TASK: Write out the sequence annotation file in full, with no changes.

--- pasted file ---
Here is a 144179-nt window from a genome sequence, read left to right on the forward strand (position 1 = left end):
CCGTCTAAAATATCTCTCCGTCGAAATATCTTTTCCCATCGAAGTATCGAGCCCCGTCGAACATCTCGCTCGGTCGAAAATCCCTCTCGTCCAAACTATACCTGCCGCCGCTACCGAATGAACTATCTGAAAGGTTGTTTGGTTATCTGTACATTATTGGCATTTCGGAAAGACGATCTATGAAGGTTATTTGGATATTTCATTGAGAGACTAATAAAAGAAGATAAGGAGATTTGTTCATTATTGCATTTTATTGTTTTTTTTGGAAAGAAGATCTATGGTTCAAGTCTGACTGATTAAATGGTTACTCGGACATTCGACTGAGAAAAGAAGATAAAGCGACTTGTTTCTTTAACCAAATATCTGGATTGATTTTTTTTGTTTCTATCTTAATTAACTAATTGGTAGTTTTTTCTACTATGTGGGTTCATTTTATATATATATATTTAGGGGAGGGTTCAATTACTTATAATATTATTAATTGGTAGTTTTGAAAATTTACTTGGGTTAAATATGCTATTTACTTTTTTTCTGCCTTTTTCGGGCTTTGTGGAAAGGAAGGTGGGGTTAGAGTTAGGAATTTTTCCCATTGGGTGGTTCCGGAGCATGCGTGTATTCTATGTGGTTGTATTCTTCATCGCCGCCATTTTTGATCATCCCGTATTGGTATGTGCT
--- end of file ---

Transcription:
Here is a 144179-nt window from a genome sequence, read left to right on the forward strand (position 1 = left end):
CCGTCTAAAATATCTCTCCGTCGAAATATCTTTTCCCATCGAAGTATCGAGCCCCGTCGAACATCTCGCTCGGTCGAAAATCCCTCTCGTCCAAACTATACCTGCCGCCGCTACCGAATGAACTATCTGAAAGGTTGTTTGGTTATCTGTACATTATTGGCATTTCGGAAAGACGATCTATGAAGGTTATTTGGATATTTCATTGAGAGACTAATAAAAGAAGATAAGGAGATTTGTTCATTATTGCATTTTATTGTTTTTTTTGGAAAGAAGATCTATGGTTCAAGTCTGACTGATTAAATGGTTACTCGGACATTCGACTGAGAAAAGAAGATAAAGCGACTTGTTTCTTTAACCAAATATCTGGATTGATTTTTTTTGTTTCTATCTTAATTAACTAATTGGTAGTTTTTTCTACTATGTGGGTTCATTTTATATATATATATTTAGGGGAGGGTTCAATTACTTATAATATTATTAATTGGTAGTTTTGAAAATTTACTTGGGTTAAATATGCTATTTACTTTTTTTCTGCCTTTTTCGGGCTTTGTGGAAAGGAAGGTGGGGTTAGAGTTAGGAATTTTTCCCATTGGGTGGTTCCGGAGCATGCGTGTATTCTATGTGGTTGTATTCTTCATCGCCGCCATTTTTGATCATCCCGTATTGGTATGTGCT